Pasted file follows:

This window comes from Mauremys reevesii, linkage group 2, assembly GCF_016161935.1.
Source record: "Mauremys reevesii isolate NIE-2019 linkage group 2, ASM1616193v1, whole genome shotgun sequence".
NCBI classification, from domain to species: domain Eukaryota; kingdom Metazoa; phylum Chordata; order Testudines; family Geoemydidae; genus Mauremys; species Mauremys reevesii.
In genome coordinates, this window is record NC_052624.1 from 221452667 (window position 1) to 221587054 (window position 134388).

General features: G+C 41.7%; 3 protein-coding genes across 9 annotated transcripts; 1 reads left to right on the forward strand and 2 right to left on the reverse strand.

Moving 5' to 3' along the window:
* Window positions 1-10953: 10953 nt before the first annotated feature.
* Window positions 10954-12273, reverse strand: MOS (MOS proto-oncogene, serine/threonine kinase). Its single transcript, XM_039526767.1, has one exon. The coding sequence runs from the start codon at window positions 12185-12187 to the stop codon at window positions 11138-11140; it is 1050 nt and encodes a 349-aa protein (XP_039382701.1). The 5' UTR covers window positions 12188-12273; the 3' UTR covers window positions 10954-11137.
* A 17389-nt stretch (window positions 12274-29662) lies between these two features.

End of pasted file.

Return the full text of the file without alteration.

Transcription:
This window comes from Mauremys reevesii, linkage group 2, assembly GCF_016161935.1.
Source record: "Mauremys reevesii isolate NIE-2019 linkage group 2, ASM1616193v1, whole genome shotgun sequence".
NCBI classification, from domain to species: domain Eukaryota; kingdom Metazoa; phylum Chordata; order Testudines; family Geoemydidae; genus Mauremys; species Mauremys reevesii.
In genome coordinates, this window is record NC_052624.1 from 221452667 (window position 1) to 221587054 (window position 134388).

General features: G+C 41.7%; 3 protein-coding genes across 9 annotated transcripts; 1 reads left to right on the forward strand and 2 right to left on the reverse strand.

Moving 5' to 3' along the window:
* Window positions 1-10953: 10953 nt before the first annotated feature.
* Window positions 10954-12273, reverse strand: MOS (MOS proto-oncogene, serine/threonine kinase). Its single transcript, XM_039526767.1, has one exon. The coding sequence runs from the start codon at window positions 12185-12187 to the stop codon at window positions 11138-11140; it is 1050 nt and encodes a 349-aa protein (XP_039382701.1). The 5' UTR covers window positions 12188-12273; the 3' UTR covers window positions 10954-11137.
* A 17389-nt stretch (window positions 12274-29662) lies between these two features.